Monday, 7 May 2012

Tuesday Poem: Lavinia Greenlaw - Audio Obscura

Lavinia Greenlaw is this year's winner of the Ted Hughes Award for new work in poetry.  Audio Obscura is a soundscape - the background recorded in a railway station, the words in the foreground 'the inner voices of imagined passengers'.  It's a clever piece that shows the possibilities of working with words as sound, rather than text, taking us back to an older, oral tradition.

Lavinia Greenlaw is a poet (she's also a novelist and non-fiction writer) that I haven't read before - definitely a name to go in search of. For more Tuesday Poems please visit the hub site at http://www.tuesdaypoem.blogspot.com The Hub Poem today is a wonderful poem by Brian Turner

6 comments:

  1. Kathleen, this is an amazing work. Very very powerful--those last lines "I want you to know that someone has seen..." made the little hairs rise along my forearms.

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  2. Isn't it amazing Helen? I'd love to hear the whole thing. It attracted me because I love eavesdropping in public places - you hear the most astounding phrases.

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  3. Mm, it indulges that 'listening in' that is so compelling, especially on the Tube and on public transport in general. This was so refreshing, Kathleen - thank you for posting it - I don't know Lavinia Greenlaw's work either. What a discovery.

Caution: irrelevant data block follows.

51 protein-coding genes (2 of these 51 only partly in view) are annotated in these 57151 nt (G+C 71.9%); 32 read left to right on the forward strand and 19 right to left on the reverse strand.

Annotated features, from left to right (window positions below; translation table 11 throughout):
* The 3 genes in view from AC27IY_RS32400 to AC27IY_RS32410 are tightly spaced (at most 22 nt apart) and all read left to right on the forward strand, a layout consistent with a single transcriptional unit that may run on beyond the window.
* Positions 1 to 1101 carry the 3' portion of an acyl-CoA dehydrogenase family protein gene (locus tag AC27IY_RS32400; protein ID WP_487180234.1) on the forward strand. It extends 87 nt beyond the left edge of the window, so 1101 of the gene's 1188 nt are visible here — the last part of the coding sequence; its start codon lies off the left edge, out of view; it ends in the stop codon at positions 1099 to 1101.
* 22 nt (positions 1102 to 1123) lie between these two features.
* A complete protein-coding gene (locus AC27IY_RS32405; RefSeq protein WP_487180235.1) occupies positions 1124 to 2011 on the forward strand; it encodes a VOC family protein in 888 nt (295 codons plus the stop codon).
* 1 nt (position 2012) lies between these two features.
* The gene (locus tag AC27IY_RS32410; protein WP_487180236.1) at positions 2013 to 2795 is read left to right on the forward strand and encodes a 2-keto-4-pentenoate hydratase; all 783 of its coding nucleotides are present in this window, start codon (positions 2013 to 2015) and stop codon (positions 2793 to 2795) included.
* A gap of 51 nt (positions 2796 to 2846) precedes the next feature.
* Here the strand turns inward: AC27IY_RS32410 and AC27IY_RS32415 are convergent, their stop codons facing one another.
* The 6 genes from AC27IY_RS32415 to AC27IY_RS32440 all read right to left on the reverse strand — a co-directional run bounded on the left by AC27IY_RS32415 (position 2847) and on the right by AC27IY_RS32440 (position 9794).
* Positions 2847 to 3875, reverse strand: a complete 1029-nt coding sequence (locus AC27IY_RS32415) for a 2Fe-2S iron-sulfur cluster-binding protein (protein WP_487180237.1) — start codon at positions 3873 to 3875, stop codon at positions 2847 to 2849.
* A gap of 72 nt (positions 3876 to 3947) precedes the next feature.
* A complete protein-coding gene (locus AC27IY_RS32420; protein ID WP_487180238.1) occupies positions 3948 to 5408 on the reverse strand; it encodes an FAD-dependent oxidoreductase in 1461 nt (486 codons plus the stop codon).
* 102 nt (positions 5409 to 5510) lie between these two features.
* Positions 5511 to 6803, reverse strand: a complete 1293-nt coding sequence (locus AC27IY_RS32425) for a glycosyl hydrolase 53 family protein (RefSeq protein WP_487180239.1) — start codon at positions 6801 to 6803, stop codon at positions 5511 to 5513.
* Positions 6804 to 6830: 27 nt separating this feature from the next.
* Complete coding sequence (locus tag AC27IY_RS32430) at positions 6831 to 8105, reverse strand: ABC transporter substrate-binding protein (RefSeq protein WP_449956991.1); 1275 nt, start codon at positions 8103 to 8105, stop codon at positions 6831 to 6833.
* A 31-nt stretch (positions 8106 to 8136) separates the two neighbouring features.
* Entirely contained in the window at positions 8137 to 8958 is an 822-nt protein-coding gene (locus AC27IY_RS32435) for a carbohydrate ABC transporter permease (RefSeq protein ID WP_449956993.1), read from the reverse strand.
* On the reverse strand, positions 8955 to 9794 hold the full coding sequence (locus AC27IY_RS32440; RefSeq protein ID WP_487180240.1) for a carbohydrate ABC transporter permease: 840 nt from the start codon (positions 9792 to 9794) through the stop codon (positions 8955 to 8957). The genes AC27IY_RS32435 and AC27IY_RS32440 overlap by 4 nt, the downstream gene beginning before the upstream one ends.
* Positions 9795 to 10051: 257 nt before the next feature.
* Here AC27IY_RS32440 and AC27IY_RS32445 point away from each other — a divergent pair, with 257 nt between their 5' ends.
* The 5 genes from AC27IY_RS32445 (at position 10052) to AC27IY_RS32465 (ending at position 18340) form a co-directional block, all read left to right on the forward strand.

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  4. Fantastic post! The sound, the movement, the visual, the audio... I was charged in every way. Must share this -- and view it again. I love the way her voice draws you in. "Listen." And I really like the way she moves from the notion of something slipping away to the last line. So much sensory stuff happening here. My oh my.

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  5. I'm not sure I can say more. it's the sort of thing that really grabs my attention. Found poetry isn't it but to highlight it like that is so effective. I once did a writing exercise that was based on walking around inner Dunedin and listening in ....I went to the law courts and surrounds.it's very exciting to see this. Thanyou!

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  6. Glad you all liked it. I find it sometimes moves my own poetry on, when I look at different forms. This made me think about the way word sound and that maybe you can use two different layers of sound and weave them together in the poem - two 'voices'..... But what grabbed me most is the story-telling aspect of it that several of you commented on 'listen' - the old trick to draw the listener in and then the suggestive phrases. I really want to hear the whole thing.

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